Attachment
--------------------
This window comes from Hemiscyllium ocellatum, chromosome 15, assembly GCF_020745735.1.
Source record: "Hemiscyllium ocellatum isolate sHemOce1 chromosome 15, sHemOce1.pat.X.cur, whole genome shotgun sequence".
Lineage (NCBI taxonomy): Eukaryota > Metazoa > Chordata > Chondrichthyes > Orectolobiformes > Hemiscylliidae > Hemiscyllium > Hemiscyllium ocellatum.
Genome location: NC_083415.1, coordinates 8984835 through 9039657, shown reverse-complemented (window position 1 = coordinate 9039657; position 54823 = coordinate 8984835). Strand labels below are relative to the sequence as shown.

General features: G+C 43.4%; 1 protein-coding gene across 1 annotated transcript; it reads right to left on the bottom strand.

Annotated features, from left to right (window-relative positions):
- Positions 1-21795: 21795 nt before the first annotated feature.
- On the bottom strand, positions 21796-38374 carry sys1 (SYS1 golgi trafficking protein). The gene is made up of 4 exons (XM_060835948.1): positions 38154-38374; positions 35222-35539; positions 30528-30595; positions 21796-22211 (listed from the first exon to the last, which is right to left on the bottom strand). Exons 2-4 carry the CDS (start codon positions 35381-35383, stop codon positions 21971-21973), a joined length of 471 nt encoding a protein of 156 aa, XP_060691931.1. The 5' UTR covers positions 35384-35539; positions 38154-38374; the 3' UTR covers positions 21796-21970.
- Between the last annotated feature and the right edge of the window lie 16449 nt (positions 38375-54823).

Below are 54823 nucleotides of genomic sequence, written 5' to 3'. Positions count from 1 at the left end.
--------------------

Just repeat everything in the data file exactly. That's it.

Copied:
This window comes from Hemiscyllium ocellatum, chromosome 15, assembly GCF_020745735.1.
Source record: "Hemiscyllium ocellatum isolate sHemOce1 chromosome 15, sHemOce1.pat.X.cur, whole genome shotgun sequence".
Lineage (NCBI taxonomy): Eukaryota > Metazoa > Chordata > Chondrichthyes > Orectolobiformes > Hemiscylliidae > Hemiscyllium > Hemiscyllium ocellatum.
Genome location: NC_083415.1, coordinates 8984835 through 9039657, shown reverse-complemented (window position 1 = coordinate 9039657; position 54823 = coordinate 8984835). Strand labels below are relative to the sequence as shown.

General features: G+C 43.4%; 1 protein-coding gene across 1 annotated transcript; it reads right to left on the bottom strand.

Annotated features, from left to right (window-relative positions):
- Positions 1-21795: 21795 nt before the first annotated feature.
- On the bottom strand, positions 21796-38374 carry sys1 (SYS1 golgi trafficking protein). The gene is made up of 4 exons (XM_060835948.1): positions 38154-38374; positions 35222-35539; positions 30528-30595; positions 21796-22211 (listed from the first exon to the last, which is right to left on the bottom strand). Exons 2-4 carry the CDS (start codon positions 35381-35383, stop codon positions 21971-21973), a joined length of 471 nt encoding a protein of 156 aa, XP_060691931.1. The 5' UTR covers positions 35384-35539; positions 38154-38374; the 3' UTR covers positions 21796-21970.
- Between the last annotated feature and the right edge of the window lie 16449 nt (positions 38375-54823).

Below are 54823 nucleotides of genomic sequence, written 5' to 3'. Positions count from 1 at the left end.